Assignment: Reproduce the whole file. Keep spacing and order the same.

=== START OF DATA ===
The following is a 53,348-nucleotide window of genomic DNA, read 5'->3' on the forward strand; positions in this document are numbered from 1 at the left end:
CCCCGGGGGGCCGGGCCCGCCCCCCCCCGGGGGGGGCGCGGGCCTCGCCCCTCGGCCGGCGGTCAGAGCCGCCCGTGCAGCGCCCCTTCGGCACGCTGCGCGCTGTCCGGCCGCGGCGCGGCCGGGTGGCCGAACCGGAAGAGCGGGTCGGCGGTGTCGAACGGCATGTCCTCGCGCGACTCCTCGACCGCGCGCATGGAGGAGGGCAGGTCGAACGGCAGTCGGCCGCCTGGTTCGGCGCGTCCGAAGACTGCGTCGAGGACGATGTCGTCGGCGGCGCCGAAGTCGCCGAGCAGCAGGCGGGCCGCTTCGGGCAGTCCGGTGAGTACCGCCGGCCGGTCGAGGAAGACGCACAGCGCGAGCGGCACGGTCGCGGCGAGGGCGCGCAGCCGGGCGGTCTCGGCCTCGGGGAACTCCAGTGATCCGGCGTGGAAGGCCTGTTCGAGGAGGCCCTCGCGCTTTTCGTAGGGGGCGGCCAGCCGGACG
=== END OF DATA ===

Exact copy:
The following is a 53,348-nucleotide window of genomic DNA, read 5'->3' on the forward strand; positions in this document are numbered from 1 at the left end:
CCCCGGGGGGCCGGGCCCGCCCCCCCCCGGGGGGGGCGCGGGCCTCGCCCCTCGGCCGGCGGTCAGAGCCGCCCGTGCAGCGCCCCTTCGGCACGCTGCGCGCTGTCCGGCCGCGGCGCGGCCGGGTGGCCGAACCGGAAGAGCGGGTCGGCGGTGTCGAACGGCATGTCCTCGCGCGACTCCTCGACCGCGCGCATGGAGGAGGGCAGGTCGAACGGCAGTCGGCCGCCTGGTTCGGCGCGTCCGAAGACTGCGTCGAGGACGATGTCGTCGGCGGCGCCGAAGTCGCCGAGCAGCAGGCGGGCCGCTTCGGGCAGTCCGGTGAGTACCGCCGGCCGGTCGAGGAAGACGCACAGCGCGAGCGGCACGGTCGCGGCGAGGGCGCGCAGCCGGGCGGTCTCGGCCTCGGGGAACTCCAGTGATCCGGCGTGGAAGGCCTGTTCGAGGAGGCCCTCGCGCTTTTCGTAGGGGGCGGCCAGCCGGACG